---Brilliant Ashish Goyal, who did his B Com from Mumbai, joined S P Jain Institute of Management for his MBA, worked in the treasury department of a Bank for 5 years, scored 760/800 in his GMAT (which placed him in the 99++ percentile, which meant that he scored better than 99.99% of the global population taking the test), got admission to Wharton and is working as an Investment Banker with one of the world's leading Investment Banking Firms
Ashish achieved all this while being 100% blind from the age of 21.
Wow ! Wow! again.
There is one chapter dedicated to the importance of reading (Chapter 9). The author discusses two questions that he faced on two separate occasions. The first question was for children of successful parents who did not have the reading habit. The question was 'If the parents were successful without reading habit, why should the children develop reading habits?'. The other question was ' How can the parents introduce reading habits among children?'.
As an answer to the first question, the author goes on a discussion on the purpose of education. The author's answer to the second question is that parent should be role model. To put in simple terms the parents should be good readers !. Isn't hat like putting cart before the horse? If parents were 'Already' good readers, they would have probably figured out the answer to their question already !
Oh, the perils of circular reasoning !
Mr.Nathan brings out the perspectives of various leading luminaries to emphasise his points. He sites the example of Dr.Anji Reddy of Dr.Reddy's Lab, of Mr.Narayana Murti of Infosys, of the famous athlete Ashwini Nachappa (paradoxically a world class sprinter !), of Mr. G M Rao of GMR group etc. The interviews are excellent and bring out valuable perspectives.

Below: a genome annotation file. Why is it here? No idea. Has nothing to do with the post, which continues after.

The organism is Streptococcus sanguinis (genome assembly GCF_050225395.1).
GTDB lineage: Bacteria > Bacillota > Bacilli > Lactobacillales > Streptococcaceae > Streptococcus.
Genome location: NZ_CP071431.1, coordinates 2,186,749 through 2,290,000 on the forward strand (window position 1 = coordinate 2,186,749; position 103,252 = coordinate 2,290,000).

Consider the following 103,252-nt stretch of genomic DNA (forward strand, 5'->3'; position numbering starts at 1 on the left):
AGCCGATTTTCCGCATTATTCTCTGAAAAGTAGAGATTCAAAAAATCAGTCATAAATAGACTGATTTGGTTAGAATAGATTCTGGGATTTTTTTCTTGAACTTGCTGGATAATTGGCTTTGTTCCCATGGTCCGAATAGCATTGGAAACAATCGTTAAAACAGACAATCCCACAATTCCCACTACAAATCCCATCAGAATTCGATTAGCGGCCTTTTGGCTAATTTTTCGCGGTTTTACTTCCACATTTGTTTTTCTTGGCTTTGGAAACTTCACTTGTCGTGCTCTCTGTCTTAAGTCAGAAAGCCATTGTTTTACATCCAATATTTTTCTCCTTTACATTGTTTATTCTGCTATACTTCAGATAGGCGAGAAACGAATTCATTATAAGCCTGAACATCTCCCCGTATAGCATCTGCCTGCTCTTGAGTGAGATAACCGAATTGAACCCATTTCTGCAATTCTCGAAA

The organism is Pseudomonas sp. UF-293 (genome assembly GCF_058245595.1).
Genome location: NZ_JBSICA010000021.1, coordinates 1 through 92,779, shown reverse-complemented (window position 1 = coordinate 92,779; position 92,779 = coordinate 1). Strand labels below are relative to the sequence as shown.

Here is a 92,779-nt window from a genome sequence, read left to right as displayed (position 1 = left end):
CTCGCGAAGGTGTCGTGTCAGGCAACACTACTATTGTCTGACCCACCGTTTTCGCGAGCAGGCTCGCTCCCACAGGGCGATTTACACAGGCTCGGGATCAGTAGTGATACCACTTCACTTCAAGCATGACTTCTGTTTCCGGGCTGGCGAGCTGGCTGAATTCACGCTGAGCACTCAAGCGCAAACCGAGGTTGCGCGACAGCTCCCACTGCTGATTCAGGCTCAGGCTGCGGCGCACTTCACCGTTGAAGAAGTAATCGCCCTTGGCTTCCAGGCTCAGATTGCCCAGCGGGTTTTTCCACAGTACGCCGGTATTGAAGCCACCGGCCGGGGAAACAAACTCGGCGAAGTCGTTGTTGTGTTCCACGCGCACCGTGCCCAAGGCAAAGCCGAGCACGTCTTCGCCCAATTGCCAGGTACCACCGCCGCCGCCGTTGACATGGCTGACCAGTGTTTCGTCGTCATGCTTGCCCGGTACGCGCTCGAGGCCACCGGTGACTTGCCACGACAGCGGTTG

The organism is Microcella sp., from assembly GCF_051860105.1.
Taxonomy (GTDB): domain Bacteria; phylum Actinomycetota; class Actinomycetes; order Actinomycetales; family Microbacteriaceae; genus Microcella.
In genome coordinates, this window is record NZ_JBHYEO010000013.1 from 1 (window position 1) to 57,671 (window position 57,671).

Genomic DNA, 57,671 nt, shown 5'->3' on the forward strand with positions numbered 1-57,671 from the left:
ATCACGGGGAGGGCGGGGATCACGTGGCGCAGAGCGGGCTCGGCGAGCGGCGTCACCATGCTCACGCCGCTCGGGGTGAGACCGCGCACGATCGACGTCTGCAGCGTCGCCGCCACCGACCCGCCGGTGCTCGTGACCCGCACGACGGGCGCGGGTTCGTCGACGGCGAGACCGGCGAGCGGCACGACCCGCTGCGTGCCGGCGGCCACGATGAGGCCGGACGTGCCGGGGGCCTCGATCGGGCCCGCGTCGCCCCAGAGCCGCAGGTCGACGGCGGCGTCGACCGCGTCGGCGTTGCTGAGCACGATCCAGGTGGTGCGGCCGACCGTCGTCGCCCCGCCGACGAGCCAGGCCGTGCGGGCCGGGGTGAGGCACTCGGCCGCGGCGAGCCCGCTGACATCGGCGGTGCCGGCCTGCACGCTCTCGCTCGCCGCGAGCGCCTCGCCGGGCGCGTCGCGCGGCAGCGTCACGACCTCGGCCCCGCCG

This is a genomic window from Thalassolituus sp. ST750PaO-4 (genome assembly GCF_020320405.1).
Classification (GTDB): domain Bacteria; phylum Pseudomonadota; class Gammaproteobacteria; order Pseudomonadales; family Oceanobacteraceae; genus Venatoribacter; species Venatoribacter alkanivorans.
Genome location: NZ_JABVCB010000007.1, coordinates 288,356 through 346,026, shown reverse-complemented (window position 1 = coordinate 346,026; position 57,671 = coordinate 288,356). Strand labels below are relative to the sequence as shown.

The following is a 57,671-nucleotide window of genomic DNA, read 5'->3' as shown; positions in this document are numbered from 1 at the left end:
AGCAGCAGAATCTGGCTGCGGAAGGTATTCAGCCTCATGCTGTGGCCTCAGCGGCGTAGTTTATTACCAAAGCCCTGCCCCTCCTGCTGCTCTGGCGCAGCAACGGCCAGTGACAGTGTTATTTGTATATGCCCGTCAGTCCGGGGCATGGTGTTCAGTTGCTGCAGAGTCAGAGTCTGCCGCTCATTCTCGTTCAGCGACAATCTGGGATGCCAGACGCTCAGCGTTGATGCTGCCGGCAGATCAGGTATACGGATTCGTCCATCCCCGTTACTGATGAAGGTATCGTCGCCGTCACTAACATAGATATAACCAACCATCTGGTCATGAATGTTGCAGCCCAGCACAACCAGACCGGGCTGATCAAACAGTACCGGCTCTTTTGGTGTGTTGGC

Through 14 chapters, this book ends up making parents feel miserable for wanting the best for their children. The greatest paradox is that those parents who really need this book (the sprinters, the people who do not have the reading habits, the people who are so preoccupied in driving their kids) will have neither the inclination nor the time to read this book. Most of those who do read this book, won't be needing it.
Let me sign off with one of the vexing issues that I found in this book. Time after time the author makes statements followed by 'I don't have the facts' or 'In my opinion, though I have not verified it', or 'I think...' etc. For a book of non-fiction, written by a mathematically inclined Ex-IIM Professor, I thought a bit strange that assertions are being made without following up with facts or data.
That is it. I am almost done. I had also read the book 'Games Indians Play' written by the same author. Being his first book, and it having been published around author's highly publicized shift from academia to corporate world, the book was well hyped up and was different in a way. Second books, especially of non-fiction, are different. Since you have probably disgorged all your ideas in the first book itself, to find good ideas to write on and to find good examples to embellish it with can be a problem for the author.
And for the reviewer, to review the second book as a 'Tabula Rasa', without being influenced by the contents of the first book is again a challenge.
I will rate this book as 2/5. I will be a bit more circumspect in choosing the next book by the author.